The investment arm of the SA Clothing and Textile Workers’ Union (Sactwu) is a major shareholder in Hosken Consolidated Investments (HCI), which controls Seardel, but Sactwu said it would not be guided by profit considerations as a shareholder, and its priority is to save members’ jobs.

In April, Seardel announced the closure of Frame Textiles, which is composed of the spinning, weaving, finishing and denim divisions of Seardel.

Sactwu will enter formal legal negotiations to stop the 1 400 job cuts or to minimise them, said Andre Kriel, Sactwu’s deputy general secretary.

After much debate in the union, Sactwu bought low-voting shares in Seardel to inject capital into the company and build support for local manufacturing, according to a statement issued by Kriel.

“We took a formal decision that our interest in our own sector would be based exclusively on social and employment considerations…” the statement said.

In 2008, Seardel, on the verge of bankruptcy appealed to the union for help.

To prevent the loss of 15 000 jobs that would be cut if Seardel closed, Sactwu again found a way to raise fresh capital for Seardel.

It injected about R250 million into the company through shares issued by HCI. Sactwu did not nominate board members when HCI took over the management of Seardel. Kriel said.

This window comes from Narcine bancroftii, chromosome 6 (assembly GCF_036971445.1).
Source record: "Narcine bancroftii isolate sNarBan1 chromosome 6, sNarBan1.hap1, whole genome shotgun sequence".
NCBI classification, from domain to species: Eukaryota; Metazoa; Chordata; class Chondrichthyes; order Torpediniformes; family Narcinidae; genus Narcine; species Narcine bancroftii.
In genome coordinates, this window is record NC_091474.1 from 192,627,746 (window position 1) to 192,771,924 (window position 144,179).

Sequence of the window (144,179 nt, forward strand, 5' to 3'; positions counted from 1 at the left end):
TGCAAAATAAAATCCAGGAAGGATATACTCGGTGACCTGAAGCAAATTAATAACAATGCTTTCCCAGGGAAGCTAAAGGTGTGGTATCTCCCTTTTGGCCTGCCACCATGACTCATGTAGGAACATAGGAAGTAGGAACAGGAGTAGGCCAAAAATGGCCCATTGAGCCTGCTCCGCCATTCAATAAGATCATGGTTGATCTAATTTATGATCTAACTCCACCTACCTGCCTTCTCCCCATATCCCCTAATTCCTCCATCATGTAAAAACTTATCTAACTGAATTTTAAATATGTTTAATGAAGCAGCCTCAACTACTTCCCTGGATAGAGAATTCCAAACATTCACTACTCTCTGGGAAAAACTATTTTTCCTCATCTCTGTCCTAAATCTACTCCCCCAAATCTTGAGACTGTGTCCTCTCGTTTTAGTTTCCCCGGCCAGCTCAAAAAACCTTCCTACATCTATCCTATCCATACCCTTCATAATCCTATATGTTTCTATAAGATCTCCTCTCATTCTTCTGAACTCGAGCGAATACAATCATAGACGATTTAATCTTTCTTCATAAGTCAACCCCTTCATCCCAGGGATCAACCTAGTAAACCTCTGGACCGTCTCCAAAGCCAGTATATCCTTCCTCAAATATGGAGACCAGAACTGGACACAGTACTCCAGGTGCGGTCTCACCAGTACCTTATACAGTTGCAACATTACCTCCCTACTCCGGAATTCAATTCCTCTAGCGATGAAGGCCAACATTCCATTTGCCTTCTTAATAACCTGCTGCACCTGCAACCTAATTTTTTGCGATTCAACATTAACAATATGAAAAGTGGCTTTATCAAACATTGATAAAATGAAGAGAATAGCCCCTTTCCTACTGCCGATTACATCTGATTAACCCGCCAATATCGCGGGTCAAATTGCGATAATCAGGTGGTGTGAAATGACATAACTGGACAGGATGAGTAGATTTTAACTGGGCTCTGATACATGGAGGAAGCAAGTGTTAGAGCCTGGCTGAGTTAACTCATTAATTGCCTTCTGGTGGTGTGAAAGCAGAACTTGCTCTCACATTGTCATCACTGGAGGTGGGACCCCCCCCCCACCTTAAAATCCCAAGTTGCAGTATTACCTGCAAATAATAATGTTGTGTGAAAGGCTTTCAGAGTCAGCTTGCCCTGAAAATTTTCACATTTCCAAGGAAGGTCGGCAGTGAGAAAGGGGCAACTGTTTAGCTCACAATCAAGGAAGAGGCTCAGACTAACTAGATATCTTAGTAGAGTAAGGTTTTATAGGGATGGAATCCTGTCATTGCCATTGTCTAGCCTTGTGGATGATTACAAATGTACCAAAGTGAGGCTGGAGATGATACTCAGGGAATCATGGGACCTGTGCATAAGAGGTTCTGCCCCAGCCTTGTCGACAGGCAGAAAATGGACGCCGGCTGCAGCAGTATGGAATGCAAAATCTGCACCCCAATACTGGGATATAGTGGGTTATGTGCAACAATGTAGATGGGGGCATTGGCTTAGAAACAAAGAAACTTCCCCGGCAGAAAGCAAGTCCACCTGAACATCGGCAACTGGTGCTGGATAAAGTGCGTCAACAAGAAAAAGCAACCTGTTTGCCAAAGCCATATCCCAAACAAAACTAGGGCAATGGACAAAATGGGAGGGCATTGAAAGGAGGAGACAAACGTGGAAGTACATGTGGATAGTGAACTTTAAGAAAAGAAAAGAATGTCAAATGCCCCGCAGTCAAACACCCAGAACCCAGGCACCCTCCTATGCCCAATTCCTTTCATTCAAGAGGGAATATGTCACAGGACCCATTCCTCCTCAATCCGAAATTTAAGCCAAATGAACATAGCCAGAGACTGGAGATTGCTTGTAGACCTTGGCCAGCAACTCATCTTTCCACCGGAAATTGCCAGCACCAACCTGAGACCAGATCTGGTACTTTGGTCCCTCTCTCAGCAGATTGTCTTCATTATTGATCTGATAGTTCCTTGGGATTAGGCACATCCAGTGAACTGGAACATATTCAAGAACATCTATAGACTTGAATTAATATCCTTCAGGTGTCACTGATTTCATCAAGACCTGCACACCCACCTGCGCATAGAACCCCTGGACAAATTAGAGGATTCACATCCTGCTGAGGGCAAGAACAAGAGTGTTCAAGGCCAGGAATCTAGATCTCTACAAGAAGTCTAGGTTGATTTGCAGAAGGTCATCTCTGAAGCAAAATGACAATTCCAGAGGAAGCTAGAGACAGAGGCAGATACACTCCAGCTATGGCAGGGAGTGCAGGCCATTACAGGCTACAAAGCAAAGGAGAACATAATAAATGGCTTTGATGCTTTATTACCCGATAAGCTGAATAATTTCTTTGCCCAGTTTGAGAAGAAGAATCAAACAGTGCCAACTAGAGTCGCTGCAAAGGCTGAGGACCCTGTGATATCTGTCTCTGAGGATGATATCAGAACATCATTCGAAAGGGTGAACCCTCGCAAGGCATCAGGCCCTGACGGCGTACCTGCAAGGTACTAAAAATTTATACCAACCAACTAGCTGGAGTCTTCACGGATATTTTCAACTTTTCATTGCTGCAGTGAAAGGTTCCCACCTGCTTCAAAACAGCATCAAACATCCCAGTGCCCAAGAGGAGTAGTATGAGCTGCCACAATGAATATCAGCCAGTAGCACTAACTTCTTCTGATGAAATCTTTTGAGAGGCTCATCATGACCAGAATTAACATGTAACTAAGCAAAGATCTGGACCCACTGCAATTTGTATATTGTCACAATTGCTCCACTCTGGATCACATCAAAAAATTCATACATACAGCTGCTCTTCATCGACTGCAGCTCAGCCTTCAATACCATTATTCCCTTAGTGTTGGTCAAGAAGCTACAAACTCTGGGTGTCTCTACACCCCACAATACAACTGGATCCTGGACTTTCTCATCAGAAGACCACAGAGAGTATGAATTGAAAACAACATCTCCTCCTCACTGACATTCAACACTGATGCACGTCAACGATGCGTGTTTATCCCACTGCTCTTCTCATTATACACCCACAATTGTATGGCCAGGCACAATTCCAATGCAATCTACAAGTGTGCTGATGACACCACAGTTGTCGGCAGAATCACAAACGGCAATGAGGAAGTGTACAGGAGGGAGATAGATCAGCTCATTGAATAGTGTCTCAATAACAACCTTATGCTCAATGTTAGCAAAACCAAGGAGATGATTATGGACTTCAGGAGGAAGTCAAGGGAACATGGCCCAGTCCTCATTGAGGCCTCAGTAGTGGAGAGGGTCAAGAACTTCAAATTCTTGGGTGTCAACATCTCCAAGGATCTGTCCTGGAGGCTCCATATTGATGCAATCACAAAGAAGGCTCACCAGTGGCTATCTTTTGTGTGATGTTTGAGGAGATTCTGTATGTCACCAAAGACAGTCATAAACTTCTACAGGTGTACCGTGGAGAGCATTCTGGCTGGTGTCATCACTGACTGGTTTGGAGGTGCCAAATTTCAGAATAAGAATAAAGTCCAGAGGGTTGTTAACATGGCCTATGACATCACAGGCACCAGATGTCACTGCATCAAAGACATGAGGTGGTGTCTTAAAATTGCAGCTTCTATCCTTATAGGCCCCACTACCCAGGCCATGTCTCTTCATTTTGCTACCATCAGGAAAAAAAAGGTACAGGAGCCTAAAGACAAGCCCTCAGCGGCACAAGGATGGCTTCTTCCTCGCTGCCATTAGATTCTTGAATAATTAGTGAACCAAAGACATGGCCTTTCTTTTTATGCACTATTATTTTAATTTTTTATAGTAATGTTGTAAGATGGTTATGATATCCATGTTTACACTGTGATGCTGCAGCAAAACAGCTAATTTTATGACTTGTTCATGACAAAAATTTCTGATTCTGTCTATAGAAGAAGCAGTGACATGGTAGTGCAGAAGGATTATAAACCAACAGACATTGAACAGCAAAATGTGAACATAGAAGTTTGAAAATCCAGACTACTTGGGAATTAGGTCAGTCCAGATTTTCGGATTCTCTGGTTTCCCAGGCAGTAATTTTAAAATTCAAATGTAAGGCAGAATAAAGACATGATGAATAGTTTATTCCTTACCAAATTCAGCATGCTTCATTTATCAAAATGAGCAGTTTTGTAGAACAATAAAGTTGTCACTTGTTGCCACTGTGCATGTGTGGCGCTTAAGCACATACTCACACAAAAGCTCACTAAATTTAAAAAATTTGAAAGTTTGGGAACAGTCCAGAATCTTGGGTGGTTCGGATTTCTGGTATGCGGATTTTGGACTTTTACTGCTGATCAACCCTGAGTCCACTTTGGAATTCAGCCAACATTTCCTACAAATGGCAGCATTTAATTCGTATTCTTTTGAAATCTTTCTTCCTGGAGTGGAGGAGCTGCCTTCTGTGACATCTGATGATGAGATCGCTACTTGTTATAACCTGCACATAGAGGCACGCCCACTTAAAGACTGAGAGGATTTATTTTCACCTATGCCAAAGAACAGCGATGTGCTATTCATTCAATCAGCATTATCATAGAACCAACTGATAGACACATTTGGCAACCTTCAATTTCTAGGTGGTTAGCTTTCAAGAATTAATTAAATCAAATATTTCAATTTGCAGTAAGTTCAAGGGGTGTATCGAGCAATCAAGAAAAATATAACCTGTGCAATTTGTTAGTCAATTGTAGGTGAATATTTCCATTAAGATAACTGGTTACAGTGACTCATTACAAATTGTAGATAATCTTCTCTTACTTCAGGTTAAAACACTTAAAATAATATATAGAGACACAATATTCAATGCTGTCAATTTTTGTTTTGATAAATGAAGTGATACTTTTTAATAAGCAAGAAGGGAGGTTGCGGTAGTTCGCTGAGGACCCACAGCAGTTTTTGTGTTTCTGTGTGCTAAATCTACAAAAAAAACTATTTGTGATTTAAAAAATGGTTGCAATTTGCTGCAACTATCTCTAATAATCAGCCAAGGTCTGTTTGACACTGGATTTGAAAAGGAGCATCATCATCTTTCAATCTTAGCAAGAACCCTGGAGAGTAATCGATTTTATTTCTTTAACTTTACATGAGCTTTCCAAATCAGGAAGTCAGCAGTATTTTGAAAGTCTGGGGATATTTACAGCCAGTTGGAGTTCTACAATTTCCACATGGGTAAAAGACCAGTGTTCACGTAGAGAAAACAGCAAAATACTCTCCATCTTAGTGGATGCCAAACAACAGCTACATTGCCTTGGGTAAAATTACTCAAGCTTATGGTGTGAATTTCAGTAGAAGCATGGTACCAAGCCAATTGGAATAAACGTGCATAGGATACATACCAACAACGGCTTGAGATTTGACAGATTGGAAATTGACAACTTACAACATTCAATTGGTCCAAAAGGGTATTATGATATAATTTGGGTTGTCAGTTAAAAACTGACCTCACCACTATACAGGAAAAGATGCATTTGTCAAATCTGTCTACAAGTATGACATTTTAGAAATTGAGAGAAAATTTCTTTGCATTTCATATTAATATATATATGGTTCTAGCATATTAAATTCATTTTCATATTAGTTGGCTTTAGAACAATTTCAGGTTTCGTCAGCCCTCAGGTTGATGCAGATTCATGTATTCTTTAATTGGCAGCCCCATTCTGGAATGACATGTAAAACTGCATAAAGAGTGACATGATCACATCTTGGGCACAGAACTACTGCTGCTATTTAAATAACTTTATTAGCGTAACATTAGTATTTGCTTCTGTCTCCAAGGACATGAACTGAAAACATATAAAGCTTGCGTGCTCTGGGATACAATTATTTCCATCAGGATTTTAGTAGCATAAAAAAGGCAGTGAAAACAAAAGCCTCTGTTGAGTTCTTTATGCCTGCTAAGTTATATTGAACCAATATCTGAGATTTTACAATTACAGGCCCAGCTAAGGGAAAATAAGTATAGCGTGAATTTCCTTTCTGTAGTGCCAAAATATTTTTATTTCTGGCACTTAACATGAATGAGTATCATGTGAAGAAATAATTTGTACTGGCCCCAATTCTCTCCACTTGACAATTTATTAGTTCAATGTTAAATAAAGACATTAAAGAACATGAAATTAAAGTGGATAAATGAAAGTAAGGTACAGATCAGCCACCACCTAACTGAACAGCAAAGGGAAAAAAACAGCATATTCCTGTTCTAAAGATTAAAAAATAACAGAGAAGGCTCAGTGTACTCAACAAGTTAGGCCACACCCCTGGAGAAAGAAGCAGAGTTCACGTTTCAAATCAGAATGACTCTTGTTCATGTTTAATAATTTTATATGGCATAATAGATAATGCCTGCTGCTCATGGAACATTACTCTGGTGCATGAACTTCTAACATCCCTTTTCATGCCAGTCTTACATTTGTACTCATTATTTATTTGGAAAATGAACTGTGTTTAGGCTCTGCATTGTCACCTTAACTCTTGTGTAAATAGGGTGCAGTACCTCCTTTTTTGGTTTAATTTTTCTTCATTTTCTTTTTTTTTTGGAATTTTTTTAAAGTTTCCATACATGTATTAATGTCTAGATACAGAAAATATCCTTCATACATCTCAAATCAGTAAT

Even if there are no Sactwu members on the board, it can still raise potential conflicts from the perspectives of other businesses, said Mike Morris, an economics professor at the University of Cape Town.

“You can’t tell me the people who sit on the board aren’t having discussions with their shareholders,” he said.

One would expect businesses associating together to have a common interest and represent that shared interest in respect to the government, trade unions and stakeholders, Morris said.

“When one of the members of an employers association is also partially owned by the union, it creates an interesting potential conflict that the other businesses may be looking at him and saying: whose side are you on?” he said.

Many unions throughout the world invest in companies to sustain the unions rather than to make profits, said Saliem Patel, director of the Labour Research Council.

He said conflicts of interest in employment issues may arise when unions have heavily invested in companies with few or poorly organised union members.

Ninety percent of the 1 400 workers affected by Frame’s closures are Sactwu members, Kriel said.

While the relationship between a union and a company it has invested in may be manageable in handling job cuts, a larger issue is wage bargaining with the union in the National Bargaining Council, Morris said.

“How will other manufacturers feel about sitting down and discussing their bottom line positions when they are uncertain who the company is also talking to?”

Source: Cape Times – Jenny Gross